During our recent trip to Portland, while the fish were biting, I managed to sneak away for a walk around the town of Portland.
One building I visited was St Stephen’s Anglican Church on the corner of Julia and Percy Streets.
The foundation stone was laid on March 24, 1855.
The Portland Guardian and Normanby General Advertiser reported on the laying of the foundation stone.
I wonder if the reporter still had a job after overlooking the lunch that followed the ceremony.
I was impressed that the organisers of the day were able to secure Lieutenant Governor of the Colony, Sir Charles Hotham for the event. However, after reading some articles about Hotham at Trove, and fitting the Portland visit into his timeline, I realised then he probably was trying to get as far away from Melbourne as possible. The heat was on. I would also imagine the Henty brothers’ connection to the church may have also been a factor. Incidentally, Hotham was dead by the year’s end, having caught a chill, which exacerbated his already failing health. This extract was published in the Empire (Sydney 1850-1875) on the same day as the report on the foundation stone ceremony and the tone is similar to other reports on Hotham at the time.
Despite the church receiving a bell in 1864 from Stephen Henty, it was not until 1907 that the bell was hung.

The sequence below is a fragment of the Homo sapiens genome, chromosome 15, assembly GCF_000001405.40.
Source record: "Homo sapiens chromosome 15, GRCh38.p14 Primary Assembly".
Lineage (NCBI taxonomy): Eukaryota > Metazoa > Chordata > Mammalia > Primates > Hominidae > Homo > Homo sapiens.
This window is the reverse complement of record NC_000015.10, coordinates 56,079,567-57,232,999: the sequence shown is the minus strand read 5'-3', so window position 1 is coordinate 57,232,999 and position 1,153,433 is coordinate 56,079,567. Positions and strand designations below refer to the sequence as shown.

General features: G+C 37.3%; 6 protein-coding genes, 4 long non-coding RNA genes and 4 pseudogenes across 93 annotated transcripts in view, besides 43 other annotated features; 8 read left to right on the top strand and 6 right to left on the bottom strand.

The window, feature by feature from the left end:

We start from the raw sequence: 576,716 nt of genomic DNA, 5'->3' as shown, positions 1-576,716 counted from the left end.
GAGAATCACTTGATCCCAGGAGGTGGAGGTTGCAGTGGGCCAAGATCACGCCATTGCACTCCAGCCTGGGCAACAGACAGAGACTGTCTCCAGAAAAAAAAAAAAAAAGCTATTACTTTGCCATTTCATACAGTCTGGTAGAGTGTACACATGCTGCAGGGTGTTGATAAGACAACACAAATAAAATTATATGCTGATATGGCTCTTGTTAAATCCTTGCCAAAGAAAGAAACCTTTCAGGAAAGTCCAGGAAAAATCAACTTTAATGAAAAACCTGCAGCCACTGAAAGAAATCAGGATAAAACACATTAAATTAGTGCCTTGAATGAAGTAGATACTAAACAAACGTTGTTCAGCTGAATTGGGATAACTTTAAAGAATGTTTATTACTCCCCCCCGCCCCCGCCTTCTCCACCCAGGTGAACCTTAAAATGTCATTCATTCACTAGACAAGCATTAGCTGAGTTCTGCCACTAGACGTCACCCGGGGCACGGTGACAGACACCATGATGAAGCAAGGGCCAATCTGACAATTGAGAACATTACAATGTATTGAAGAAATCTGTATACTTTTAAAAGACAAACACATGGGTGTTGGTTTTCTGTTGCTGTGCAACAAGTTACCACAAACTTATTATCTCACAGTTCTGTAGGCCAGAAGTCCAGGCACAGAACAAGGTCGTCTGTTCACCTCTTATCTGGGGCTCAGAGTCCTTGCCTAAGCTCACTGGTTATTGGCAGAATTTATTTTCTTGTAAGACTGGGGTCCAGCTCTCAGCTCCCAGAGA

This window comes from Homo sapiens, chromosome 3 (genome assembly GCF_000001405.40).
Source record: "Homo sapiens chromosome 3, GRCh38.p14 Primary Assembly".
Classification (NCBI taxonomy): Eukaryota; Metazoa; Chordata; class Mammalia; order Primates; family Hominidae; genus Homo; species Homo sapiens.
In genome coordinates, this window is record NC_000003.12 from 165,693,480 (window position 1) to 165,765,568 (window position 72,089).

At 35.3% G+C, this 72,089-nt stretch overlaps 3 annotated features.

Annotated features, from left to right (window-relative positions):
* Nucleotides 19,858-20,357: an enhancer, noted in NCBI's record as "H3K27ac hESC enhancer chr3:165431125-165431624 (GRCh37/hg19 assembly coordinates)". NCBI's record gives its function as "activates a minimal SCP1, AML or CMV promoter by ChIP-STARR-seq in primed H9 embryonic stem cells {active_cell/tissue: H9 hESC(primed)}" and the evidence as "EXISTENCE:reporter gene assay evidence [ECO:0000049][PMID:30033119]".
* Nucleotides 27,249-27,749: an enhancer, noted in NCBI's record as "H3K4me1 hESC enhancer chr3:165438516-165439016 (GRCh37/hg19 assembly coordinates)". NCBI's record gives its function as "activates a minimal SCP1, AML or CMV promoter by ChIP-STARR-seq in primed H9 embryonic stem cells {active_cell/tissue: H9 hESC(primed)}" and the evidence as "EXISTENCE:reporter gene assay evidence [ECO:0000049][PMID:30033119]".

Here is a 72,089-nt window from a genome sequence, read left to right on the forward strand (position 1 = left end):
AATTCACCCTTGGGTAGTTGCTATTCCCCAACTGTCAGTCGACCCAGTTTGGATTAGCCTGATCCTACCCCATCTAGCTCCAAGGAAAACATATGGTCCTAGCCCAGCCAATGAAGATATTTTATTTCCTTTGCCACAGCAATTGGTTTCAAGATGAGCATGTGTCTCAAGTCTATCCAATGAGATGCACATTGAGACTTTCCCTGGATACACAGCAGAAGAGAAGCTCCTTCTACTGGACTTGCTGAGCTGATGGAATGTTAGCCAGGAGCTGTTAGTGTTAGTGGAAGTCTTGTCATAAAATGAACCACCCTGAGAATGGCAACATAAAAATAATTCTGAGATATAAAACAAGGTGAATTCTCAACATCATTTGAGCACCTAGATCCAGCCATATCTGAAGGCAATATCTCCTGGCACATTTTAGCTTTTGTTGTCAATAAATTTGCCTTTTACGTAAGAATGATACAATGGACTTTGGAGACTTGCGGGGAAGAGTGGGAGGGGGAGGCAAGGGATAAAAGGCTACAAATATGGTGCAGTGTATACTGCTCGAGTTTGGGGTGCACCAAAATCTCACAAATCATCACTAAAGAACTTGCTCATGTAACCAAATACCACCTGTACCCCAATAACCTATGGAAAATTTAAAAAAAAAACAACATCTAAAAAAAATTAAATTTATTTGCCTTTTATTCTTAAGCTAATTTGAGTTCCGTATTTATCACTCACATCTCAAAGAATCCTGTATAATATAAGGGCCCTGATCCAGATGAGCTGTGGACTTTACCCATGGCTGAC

Some histories of the bell may tell a different story of the bell’s origins as local historian Noel F. Learmonth had to admit in his article of October 29, 1951. After reconfirming the story from 1907 article, he went on to say:
I wish I had read this article before I visited. I would have like to have seen Stephen Henty’s stained glass window.
The organ on the wall of the altar has been in place since 1882.
In 1953, the church celebrated its 97th anniversary. The Portland Guardian of May 14, reported on the event and included an extract from one of Noel Learmonth’s books “The Portland Bay Settlement”. A nice touch was when the congregation sang “Happy Birthday” to the church.
If you are interested in more history of the St Stephen’s Church, an article from the Portland Guardian of August 30, 1943, “A Short History of St Stephen’s Church from 1869 to Present Day” is worth a look. It also includes a list of the 1943 members of the Ladies Guild.